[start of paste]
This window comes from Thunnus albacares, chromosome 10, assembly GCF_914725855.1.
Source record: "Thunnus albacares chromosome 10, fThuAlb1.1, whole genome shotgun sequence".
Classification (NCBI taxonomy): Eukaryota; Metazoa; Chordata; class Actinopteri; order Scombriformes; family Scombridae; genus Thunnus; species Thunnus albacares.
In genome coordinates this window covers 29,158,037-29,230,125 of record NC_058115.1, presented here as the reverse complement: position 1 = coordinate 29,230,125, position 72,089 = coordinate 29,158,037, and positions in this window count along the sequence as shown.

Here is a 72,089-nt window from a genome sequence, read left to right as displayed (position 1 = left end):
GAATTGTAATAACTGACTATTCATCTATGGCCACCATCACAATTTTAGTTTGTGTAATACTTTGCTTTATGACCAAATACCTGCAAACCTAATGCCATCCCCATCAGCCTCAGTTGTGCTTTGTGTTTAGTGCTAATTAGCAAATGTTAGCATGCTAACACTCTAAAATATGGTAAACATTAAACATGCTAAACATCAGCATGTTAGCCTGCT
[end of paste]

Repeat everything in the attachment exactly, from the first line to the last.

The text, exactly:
This window comes from Thunnus albacares, chromosome 10, assembly GCF_914725855.1.
Source record: "Thunnus albacares chromosome 10, fThuAlb1.1, whole genome shotgun sequence".
Classification (NCBI taxonomy): Eukaryota; Metazoa; Chordata; class Actinopteri; order Scombriformes; family Scombridae; genus Thunnus; species Thunnus albacares.
In genome coordinates this window covers 29,158,037-29,230,125 of record NC_058115.1, presented here as the reverse complement: position 1 = coordinate 29,230,125, position 72,089 = coordinate 29,158,037, and positions in this window count along the sequence as shown.

Here is a 72,089-nt window from a genome sequence, read left to right as displayed (position 1 = left end):
GAATTGTAATAACTGACTATTCATCTATGGCCACCATCACAATTTTAGTTTGTGTAATACTTTGCTTTATGACCAAATACCTGCAAACCTAATGCCATCCCCATCAGCCTCAGTTGTGCTTTGTGTTTAGTGCTAATTAGCAAATGTTAGCATGCTAACACTCTAAAATATGGTAAACATTAAACATGCTAAACATCAGCATGTTAGCCTGCT